Iran's nuclear breakout time is under 2 weeks, U.S. Senate hears


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US Army Lieutenant General Michael Kurilla
MANDEL NGAN / AFPUS Army Lieutenant General Michael Kurilla

Threats in the Middle East are rising, according to Army General Michael Kurilla

So advanced is Iran's uranium development program that the Islamic Republic can now produce sufficient fissile material for a nuclear weapon in under two weeks, according to a U.S. military chief.

Army General Michael Kurilla, who leads U.S. Central Command, was echoing similar assessments from his colleagues such as Colin Kahl, the Under Secretary of Defense for Policy. Kahl estimated that it would take Iran 12 days to produce fissile material adequate for an atom bomb. 

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On Thursday, Kurilla apprised the Senate Armed Services Committee of the latest developments in the Middle East, emphasizing multiple security risks to the U.S. and its allies. Iranian proxy groups continue to attack U.S. troops, including a rocket strike by Iranian-backed terrorists on U.S. troops in Syria earlier this week, he said.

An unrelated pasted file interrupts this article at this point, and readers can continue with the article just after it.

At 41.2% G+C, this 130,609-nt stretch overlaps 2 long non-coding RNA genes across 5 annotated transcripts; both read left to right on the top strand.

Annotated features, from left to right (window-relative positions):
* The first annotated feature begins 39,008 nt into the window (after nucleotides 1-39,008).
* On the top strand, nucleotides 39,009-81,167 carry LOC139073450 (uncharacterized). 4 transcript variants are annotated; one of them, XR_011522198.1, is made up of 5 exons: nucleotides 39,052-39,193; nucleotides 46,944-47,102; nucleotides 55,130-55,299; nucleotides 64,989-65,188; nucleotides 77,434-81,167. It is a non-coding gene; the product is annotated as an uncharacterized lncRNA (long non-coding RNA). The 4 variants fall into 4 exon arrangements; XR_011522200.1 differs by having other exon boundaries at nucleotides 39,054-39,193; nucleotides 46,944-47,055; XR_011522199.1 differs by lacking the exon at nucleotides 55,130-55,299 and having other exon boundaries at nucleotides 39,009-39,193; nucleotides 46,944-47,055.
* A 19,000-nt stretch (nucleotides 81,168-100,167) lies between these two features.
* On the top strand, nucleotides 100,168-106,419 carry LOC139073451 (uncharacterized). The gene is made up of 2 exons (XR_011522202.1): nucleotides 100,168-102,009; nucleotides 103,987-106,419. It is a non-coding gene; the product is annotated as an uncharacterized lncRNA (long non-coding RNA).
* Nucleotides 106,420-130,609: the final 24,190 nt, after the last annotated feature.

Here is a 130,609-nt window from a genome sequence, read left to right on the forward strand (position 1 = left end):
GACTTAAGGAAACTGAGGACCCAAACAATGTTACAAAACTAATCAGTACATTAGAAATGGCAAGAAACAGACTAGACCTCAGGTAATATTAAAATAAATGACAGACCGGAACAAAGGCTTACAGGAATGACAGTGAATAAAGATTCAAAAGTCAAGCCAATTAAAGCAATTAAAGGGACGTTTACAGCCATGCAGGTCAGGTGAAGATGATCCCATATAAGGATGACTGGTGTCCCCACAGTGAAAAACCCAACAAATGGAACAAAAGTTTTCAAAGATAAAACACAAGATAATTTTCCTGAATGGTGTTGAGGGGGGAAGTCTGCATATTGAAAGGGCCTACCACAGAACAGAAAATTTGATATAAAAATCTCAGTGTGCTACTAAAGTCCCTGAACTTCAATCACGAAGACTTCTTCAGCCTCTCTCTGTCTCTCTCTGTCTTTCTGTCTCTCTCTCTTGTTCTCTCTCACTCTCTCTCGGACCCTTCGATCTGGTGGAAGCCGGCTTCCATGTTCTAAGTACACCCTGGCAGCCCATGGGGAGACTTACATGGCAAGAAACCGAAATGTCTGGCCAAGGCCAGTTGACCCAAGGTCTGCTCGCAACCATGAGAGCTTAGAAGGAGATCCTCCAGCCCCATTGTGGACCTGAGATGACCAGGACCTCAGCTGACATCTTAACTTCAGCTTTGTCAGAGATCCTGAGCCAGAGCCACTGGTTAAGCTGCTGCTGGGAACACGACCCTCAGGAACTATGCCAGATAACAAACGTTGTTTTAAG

"Iran possesses the largest and most diverse missile arsenal in the Middle East, with thousands of ballistic and cruise missiles, some capable of striking the entire Middle East and Levant. The Iranian regime now holds the largest and most capable Unmanned Aerial Vehicle force in the region," the official said "The advancement of Iranian military capabilities over the past 40 years is unparalleled in the region; in fact, the Islamic Revolutionary Guards Corps of today is unrecognizable from just five years ago."

"Iran is undeterred from its malign activities, which include conventional threats to neighbors, support to violent proxy groups that spread chaos and instability throughout the region, and support to Russia’s war in Ukraine," Kurilla added. 

The mullah regime denies wanting to acquire atomic weapons, and says it had made no attempt to enrich uranium beyond 60-percent purity, claims Washington and Jerusalem say are detached from reality.

Kurilla also highlighted the terrorist threat emanating from what he said was one of the Islamic State’s most dangerous affiliates, the Afghan IS-Khorasan or ISIS-K network. 

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